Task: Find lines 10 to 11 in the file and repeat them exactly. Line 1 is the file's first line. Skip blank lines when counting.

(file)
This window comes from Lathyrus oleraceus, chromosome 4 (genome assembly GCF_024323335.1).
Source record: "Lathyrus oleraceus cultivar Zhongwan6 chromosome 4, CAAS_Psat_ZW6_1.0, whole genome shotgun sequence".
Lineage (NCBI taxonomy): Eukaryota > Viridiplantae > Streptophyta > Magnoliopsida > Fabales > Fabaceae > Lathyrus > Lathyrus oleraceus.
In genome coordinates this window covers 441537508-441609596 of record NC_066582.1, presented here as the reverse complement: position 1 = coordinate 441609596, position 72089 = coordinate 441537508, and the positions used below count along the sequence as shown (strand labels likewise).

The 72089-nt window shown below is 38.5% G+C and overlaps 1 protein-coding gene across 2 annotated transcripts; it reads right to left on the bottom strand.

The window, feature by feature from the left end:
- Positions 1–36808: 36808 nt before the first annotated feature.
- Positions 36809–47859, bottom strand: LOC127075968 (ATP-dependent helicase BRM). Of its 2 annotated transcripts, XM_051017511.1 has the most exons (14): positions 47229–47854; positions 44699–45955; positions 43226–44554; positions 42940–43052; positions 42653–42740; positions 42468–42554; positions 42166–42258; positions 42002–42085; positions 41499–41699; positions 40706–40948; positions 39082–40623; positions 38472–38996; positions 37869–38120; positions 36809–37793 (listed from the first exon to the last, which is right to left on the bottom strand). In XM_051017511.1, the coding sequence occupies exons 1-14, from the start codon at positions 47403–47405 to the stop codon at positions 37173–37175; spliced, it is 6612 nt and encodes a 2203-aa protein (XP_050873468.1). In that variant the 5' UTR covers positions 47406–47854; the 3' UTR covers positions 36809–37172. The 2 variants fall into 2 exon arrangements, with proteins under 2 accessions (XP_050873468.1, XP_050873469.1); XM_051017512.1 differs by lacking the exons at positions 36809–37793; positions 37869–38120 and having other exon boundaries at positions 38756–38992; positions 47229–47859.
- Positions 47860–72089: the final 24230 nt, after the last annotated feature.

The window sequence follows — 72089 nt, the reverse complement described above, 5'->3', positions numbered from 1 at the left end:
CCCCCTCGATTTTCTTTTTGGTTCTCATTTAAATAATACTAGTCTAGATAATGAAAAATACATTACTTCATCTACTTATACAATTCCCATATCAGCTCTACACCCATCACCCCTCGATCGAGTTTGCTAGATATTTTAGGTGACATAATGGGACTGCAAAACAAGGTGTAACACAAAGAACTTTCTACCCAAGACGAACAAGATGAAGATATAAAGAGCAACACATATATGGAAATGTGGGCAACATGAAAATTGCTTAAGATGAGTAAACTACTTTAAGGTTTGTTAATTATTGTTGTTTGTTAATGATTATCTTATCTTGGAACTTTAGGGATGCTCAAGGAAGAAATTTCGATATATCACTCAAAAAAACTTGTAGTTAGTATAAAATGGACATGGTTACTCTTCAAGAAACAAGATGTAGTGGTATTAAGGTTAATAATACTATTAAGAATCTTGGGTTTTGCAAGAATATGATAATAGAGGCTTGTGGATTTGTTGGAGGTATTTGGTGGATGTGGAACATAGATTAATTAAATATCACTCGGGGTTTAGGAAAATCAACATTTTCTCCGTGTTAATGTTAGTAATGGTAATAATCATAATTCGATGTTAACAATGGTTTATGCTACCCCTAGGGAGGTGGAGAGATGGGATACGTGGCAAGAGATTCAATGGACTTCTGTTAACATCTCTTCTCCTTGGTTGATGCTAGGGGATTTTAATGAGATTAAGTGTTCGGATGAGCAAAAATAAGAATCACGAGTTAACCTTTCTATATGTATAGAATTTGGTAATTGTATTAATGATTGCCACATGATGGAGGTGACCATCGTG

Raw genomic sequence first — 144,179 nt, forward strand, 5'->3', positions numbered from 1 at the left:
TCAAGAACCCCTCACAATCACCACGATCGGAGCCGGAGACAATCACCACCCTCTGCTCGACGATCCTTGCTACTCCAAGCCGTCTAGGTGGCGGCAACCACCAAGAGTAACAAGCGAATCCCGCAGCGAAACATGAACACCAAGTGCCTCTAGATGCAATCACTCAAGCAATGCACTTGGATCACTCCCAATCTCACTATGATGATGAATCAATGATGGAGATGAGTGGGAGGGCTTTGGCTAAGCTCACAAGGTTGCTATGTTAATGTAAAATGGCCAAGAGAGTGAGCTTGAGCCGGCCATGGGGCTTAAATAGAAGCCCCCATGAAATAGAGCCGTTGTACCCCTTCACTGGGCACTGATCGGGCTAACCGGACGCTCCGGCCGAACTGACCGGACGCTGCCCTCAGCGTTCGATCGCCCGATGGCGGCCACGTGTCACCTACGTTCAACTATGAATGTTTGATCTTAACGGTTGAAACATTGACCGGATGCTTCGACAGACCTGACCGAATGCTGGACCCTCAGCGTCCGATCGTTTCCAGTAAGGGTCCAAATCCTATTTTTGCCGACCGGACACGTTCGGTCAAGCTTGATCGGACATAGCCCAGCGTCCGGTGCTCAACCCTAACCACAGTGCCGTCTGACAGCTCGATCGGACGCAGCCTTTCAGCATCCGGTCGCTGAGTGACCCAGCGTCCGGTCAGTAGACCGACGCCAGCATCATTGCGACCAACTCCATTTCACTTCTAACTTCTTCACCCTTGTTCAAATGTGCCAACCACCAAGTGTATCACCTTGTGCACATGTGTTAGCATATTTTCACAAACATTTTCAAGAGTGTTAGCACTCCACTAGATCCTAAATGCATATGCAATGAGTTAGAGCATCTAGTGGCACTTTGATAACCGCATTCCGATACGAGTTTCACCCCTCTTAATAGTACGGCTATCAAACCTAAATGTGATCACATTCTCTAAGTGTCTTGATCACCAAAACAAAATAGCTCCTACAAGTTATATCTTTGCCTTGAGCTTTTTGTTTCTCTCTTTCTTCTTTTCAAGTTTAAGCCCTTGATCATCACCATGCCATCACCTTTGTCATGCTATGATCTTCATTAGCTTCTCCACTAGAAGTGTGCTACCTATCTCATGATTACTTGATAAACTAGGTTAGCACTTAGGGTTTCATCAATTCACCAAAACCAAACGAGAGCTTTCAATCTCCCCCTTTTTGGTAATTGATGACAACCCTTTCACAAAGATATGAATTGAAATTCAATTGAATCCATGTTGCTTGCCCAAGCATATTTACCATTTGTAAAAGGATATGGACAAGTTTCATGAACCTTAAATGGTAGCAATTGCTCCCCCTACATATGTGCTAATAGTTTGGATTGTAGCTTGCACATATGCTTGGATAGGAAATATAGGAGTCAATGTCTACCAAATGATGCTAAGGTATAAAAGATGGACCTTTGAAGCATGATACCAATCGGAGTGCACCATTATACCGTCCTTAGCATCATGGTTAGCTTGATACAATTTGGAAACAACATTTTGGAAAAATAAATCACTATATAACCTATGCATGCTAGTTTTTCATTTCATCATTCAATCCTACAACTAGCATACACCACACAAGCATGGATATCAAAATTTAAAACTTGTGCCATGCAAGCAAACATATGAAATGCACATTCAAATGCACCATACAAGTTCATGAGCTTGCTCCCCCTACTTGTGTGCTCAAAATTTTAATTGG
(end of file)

The window sequence follows — 72089 nt, the reverse complement described above, 5'->3', positions numbered from 1 at the left end:
CCCCCTCGATTTTCTTTTTGGTTCTCATTTAAATAATACTAGTCTAGATAATGAAAAATACATTACTTCATCTACTTATACAATTCCCATATCAGCTCTACACCCATCACCCCTCGATCGAGTTTGCTAGATATTTTAGGTGACATAATGGGACTGCAAAACAAGGTGTAACACAAAGAACTTTCTACCCAAGACGAACAAGATGAAGATATAAAGAGCAACACATATATGGAAATGTGGGCAACATGAAAATTGCTTAAGATGAGTAAACTACTTTAAGGTTTGTTAATTATTGTTGTTTGTTAATGATTATCTTATCTTGGAACTTTAGGGATGCTCAAGGAAGAAATTTCGATATATCACTCAAAAAAACTTGTAGTTAGTATAAAATGGACATGGTTACTCTTCAAGAAACAAGATGTAGTGGTATTAAGGTTAATAATACTATTAAGAATCTTGGGTTTTGCAAGAATATGATAATAGAGGCTTGTGGATTTGTTGGAGGTATTTGGTGGATGTGGAACATAGATTAATTAAATATCACTCGGGGTTTAGGAAAATCAACATTTTCTCCGTGTTAATGTTAGTAATGGTAATAATCATAATTCGATGTTAACAATGGTTTATGCTACCCCTAGGGAGGTGGAGAGATGGGATACGTGGCAAGAGATTCAATGGACTTCTGTTAACATCTCTTCTCCTTGGTTGATGCTAGGGGATTTTAATGAGATTAAGTGTTCGGATGAGCAAAAATAAGAATCACGAGTTAACCTTTCTATATGTATAGAATTTGGTAATTGTATTAATGATTGCCACATGATGGAGGTGACCATCGTG